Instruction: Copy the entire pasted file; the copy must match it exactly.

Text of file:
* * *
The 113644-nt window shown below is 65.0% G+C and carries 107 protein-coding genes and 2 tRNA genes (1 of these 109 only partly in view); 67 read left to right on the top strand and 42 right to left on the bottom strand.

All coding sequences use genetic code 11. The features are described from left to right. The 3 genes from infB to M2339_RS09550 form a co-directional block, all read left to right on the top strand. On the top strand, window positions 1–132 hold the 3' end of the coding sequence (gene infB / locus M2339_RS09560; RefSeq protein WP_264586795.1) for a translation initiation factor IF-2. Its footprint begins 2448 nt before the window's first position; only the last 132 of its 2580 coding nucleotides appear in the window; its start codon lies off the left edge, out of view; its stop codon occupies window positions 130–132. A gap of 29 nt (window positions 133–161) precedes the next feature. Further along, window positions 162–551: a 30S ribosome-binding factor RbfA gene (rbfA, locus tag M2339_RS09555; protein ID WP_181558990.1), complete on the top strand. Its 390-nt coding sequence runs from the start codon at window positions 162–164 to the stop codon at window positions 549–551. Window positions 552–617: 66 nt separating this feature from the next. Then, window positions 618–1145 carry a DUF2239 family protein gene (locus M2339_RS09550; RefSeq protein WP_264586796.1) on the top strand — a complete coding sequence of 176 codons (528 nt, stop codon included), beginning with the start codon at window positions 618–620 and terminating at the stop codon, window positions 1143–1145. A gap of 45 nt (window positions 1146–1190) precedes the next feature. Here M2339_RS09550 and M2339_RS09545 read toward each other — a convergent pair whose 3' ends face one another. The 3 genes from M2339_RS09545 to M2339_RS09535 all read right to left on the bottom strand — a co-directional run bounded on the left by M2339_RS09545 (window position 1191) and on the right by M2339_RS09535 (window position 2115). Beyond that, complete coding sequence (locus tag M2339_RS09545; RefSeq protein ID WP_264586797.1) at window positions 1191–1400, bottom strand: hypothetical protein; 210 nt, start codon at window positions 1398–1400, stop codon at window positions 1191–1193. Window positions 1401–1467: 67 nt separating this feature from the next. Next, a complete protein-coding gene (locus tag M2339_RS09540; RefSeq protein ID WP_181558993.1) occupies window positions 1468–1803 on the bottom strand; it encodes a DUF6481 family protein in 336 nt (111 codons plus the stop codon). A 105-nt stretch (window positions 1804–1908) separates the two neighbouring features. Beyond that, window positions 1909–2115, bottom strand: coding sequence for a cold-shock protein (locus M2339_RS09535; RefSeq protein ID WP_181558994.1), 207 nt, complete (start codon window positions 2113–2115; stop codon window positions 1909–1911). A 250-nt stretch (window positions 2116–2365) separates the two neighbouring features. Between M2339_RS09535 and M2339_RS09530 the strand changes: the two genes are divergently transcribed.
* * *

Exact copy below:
The 113644-nt window shown below is 65.0% G+C and carries 107 protein-coding genes and 2 tRNA genes (1 of these 109 only partly in view); 67 read left to right on the top strand and 42 right to left on the bottom strand.

All coding sequences use genetic code 11. The features are described from left to right. The 3 genes from infB to M2339_RS09550 form a co-directional block, all read left to right on the top strand. On the top strand, window positions 1–132 hold the 3' end of the coding sequence (gene infB / locus M2339_RS09560; RefSeq protein WP_264586795.1) for a translation initiation factor IF-2. Its footprint begins 2448 nt before the window's first position; only the last 132 of its 2580 coding nucleotides appear in the window; its start codon lies off the left edge, out of view; its stop codon occupies window positions 130–132. A gap of 29 nt (window positions 133–161) precedes the next feature. Further along, window positions 162–551: a 30S ribosome-binding factor RbfA gene (rbfA, locus tag M2339_RS09555; protein ID WP_181558990.1), complete on the top strand. Its 390-nt coding sequence runs from the start codon at window positions 162–164 to the stop codon at window positions 549–551. Window positions 552–617: 66 nt separating this feature from the next. Then, window positions 618–1145 carry a DUF2239 family protein gene (locus M2339_RS09550; RefSeq protein WP_264586796.1) on the top strand — a complete coding sequence of 176 codons (528 nt, stop codon included), beginning with the start codon at window positions 618–620 and terminating at the stop codon, window positions 1143–1145. A gap of 45 nt (window positions 1146–1190) precedes the next feature. Here M2339_RS09550 and M2339_RS09545 read toward each other — a convergent pair whose 3' ends face one another. The 3 genes from M2339_RS09545 to M2339_RS09535 all read right to left on the bottom strand — a co-directional run bounded on the left by M2339_RS09545 (window position 1191) and on the right by M2339_RS09535 (window position 2115). Beyond that, complete coding sequence (locus tag M2339_RS09545; RefSeq protein ID WP_264586797.1) at window positions 1191–1400, bottom strand: hypothetical protein; 210 nt, start codon at window positions 1398–1400, stop codon at window positions 1191–1193. Window positions 1401–1467: 67 nt separating this feature from the next. Next, a complete protein-coding gene (locus tag M2339_RS09540; RefSeq protein ID WP_181558993.1) occupies window positions 1468–1803 on the bottom strand; it encodes a DUF6481 family protein in 336 nt (111 codons plus the stop codon). A 105-nt stretch (window positions 1804–1908) separates the two neighbouring features. Beyond that, window positions 1909–2115, bottom strand: coding sequence for a cold-shock protein (locus M2339_RS09535; RefSeq protein ID WP_181558994.1), 207 nt, complete (start codon window positions 2113–2115; stop codon window positions 1909–1911). A 250-nt stretch (window positions 2116–2365) separates the two neighbouring features. Between M2339_RS09535 and M2339_RS09530 the strand changes: the two genes are divergently transcribed.